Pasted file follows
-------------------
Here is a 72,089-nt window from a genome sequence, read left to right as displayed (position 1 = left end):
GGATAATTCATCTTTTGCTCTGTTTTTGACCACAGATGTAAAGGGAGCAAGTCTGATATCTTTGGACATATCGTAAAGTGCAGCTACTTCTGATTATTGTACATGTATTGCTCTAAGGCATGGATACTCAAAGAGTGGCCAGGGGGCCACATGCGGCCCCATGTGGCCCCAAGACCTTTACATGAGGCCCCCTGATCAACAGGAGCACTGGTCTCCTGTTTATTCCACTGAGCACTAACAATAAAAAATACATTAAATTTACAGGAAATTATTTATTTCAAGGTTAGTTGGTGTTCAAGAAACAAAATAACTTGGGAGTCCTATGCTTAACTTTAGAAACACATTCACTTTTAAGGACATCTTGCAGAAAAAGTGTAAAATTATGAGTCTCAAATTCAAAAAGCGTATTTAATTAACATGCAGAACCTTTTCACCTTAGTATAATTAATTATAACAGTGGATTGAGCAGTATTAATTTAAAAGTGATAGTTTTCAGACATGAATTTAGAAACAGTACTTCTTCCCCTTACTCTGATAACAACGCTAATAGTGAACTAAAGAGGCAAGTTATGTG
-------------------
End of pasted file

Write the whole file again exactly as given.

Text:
Here is a 72,089-nt window from a genome sequence, read left to right as displayed (position 1 = left end):
GGATAATTCATCTTTTGCTCTGTTTTTGACCACAGATGTAAAGGGAGCAAGTCTGATATCTTTGGACATATCGTAAAGTGCAGCTACTTCTGATTATTGTACATGTATTGCTCTAAGGCATGGATACTCAAAGAGTGGCCAGGGGGCCACATGCGGCCCCATGTGGCCCCAAGACCTTTACATGAGGCCCCCTGATCAACAGGAGCACTGGTCTCCTGTTTATTCCACTGAGCACTAACAATAAAAAATACATTAAATTTACAGGAAATTATTTATTTCAAGGTTAGTTGGTGTTCAAGAAACAAAATAACTTGGGAGTCCTATGCTTAACTTTAGAAACACATTCACTTTTAAGGACATCTTGCAGAAAAAGTGTAAAATTATGAGTCTCAAATTCAAAAAGCGTATTTAATTAACATGCAGAACCTTTTCACCTTAGTATAATTAATTATAACAGTGGATTGAGCAGTATTAATTTAAAAGTGATAGTTTTCAGACATGAATTTAGAAACAGTACTTCTTCCCCTTACTCTGATAACAACGCTAATAGTGAACTAAAGAGGCAAGTTATGTG